I’ve been watching the indignation build over the alleged treatment of workers at Apple’s biggest supplier, the unfathomably huge Chinese Foxconn plant, where iPhones and iPads are assembled. The New York Times published two big stories about Foxconn this week (1, 2), setting off the discussion. Today, on an Internet forum for professional photographers that I frequent, a couple of people weighed in with now-familiar condemnations of Apple.
Corporate greed at it’s worse. I type this on my Macbook Pro.
…said one commenter, which prompted another to likewise chide Apple and then come clean:
If Apple wanted, it can end world hunger. If Apple wanted, it can use the $65 billion that it has offshore, bring it back home to America and help the economy. But they are playing by the rules set by the market, and are winning. The losers are all of us still buying everything they dish out, and have no say. I too, typed this out on my iPad. [emphasis mine]
Come again? How on earth do you have “no say”? If the supposedly poor treatment of the Chinese workers means enough to you, you can vote with your wallet and refuse to buy any more Apple products.
Also, shares of Apple have been for sale for the past 32 years to anyone who wants them. So you’re free to become a shareholder and exert influence on Apple’s policies and practices that way, too.
And those rules you decry — the ones that, to your unspeakable horror, are “set by the market”? That market includes you. Don’t pretend that it exists in some vacuum for which you bear no co-responsibility. As surely as you may boycott any company that’s part of that market, you may also picket it, publish pamphlets and websites and editorials against it, and whinge on Internet forums about it. Just be prepared for a little pushback, because not everyone will find your opinions logical or well-informed.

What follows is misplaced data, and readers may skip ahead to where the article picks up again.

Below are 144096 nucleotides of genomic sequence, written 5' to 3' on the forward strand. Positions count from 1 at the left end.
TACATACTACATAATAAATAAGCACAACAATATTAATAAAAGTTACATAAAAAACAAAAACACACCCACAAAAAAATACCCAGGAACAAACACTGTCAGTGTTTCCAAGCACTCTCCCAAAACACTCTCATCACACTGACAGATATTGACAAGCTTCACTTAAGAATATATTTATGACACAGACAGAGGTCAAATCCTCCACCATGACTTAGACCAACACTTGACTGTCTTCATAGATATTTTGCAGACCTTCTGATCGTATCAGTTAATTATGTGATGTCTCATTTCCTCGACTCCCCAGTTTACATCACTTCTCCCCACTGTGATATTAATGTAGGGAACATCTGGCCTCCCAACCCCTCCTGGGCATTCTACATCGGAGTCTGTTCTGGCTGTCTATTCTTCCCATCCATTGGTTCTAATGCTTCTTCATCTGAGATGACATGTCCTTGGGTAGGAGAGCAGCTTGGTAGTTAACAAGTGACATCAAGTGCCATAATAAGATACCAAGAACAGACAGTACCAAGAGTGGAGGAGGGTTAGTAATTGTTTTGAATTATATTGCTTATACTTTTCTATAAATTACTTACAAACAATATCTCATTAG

It’s astonishing to me that even a lot of Apple’s harshest critics in this matter, such as Foster Kamer at the New York Observer, get all high and mighty about the topic and then sputter about how they might not buy the next iPhone.
Full-Disclosure: I own an iPhone. Reading the Times‘ piece today — like every other piece about Foxconn out there — gave me further pause about what owning an Apple product (or anything containing any of the products Foxconn manufactures) actually means, and whether or not it’s time to start looking into alternatives.
The articles give him “further pause.” Ah, such heartrending solidarity with the proletariat (though of course the pretty sentiment is, for now, without inconvenient consequences). Mr. Kamer, bless him, considers “whether it’s time to start looking into alternatives” for his beloved iPhone. But not too quickly! Wouldn’t want to give up the favorite lifestyle totem of all self-respecting hipsters and digerati!
What do you want to bet that Mr. Kamer and roughly 98.4% of all “concerned” Apple end users will still be using an iPhone and/or other Apple baubles three or five years from now — all the while maintaining that they’ve totally had it with Apple’s “corporate exploitation”?